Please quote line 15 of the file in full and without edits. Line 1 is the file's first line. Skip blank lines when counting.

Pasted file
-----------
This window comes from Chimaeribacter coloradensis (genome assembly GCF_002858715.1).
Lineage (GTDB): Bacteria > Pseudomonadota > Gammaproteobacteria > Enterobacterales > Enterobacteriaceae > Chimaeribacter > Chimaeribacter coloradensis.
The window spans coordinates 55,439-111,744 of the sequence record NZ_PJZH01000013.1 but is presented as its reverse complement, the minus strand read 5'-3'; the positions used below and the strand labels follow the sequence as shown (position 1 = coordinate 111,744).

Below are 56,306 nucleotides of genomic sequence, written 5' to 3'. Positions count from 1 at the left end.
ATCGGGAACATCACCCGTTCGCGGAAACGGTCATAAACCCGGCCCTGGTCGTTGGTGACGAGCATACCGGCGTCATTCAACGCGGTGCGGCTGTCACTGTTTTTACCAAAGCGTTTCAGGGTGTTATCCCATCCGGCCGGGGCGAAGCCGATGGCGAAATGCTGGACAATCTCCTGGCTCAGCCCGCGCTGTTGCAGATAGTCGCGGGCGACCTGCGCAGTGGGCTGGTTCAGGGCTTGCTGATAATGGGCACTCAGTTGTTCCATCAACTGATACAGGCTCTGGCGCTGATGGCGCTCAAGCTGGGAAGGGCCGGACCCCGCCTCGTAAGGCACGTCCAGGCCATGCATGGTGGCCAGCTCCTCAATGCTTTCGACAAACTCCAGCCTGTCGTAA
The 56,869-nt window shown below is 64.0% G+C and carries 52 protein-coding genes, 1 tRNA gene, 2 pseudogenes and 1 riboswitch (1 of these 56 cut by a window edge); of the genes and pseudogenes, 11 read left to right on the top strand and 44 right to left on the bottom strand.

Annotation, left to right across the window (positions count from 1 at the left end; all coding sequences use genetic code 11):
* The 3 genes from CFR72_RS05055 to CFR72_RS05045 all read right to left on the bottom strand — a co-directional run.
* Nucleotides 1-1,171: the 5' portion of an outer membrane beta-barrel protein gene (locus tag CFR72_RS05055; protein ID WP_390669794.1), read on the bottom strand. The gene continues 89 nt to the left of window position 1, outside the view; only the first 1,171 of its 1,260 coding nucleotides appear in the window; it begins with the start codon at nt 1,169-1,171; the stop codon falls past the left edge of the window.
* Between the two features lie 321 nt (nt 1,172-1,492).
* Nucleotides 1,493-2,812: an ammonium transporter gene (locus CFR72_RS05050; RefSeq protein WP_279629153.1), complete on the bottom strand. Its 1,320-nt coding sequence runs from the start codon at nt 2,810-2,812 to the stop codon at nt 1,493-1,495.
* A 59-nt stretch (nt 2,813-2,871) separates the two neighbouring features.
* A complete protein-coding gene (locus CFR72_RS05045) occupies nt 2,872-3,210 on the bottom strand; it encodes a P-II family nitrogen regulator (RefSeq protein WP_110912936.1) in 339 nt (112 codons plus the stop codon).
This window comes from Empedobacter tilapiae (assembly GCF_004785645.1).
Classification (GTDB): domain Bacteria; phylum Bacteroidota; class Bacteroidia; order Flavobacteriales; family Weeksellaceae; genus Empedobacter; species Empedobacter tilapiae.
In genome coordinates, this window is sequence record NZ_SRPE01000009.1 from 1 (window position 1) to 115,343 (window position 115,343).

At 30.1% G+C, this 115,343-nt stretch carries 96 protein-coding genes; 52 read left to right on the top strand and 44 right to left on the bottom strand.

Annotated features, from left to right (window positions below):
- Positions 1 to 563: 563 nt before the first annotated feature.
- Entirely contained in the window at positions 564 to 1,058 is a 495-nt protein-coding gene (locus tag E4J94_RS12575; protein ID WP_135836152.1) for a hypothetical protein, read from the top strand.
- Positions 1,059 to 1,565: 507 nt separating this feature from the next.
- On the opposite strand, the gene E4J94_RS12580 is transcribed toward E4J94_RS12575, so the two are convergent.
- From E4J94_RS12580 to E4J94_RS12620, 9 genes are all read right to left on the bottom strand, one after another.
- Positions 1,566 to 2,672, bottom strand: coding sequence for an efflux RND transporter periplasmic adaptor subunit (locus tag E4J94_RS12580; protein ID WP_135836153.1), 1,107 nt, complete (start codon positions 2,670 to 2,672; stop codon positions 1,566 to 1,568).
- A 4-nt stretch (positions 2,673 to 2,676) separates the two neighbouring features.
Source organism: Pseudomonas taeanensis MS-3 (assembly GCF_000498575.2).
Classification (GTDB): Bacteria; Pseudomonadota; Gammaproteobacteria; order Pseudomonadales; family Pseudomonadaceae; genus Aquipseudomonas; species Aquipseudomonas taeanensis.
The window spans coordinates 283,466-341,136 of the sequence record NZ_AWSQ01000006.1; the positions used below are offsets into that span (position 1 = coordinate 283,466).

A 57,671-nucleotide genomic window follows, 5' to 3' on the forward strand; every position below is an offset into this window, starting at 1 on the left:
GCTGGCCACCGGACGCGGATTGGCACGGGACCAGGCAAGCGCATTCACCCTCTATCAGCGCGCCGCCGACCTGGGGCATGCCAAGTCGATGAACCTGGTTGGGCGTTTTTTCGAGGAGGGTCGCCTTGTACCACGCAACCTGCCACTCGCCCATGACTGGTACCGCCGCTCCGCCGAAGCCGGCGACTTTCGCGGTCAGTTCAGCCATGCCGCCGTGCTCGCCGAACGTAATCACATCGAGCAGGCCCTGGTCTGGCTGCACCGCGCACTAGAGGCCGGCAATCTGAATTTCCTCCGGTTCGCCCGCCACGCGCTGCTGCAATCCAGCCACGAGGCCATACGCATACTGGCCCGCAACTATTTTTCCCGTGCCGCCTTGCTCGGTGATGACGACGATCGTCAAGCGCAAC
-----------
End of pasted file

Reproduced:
Classification (GTDB): domain Bacteria; phylum Bacteroidota; class Bacteroidia; order Flavobacteriales; family Weeksellaceae; genus Empedobacter; species Empedobacter tilapiae.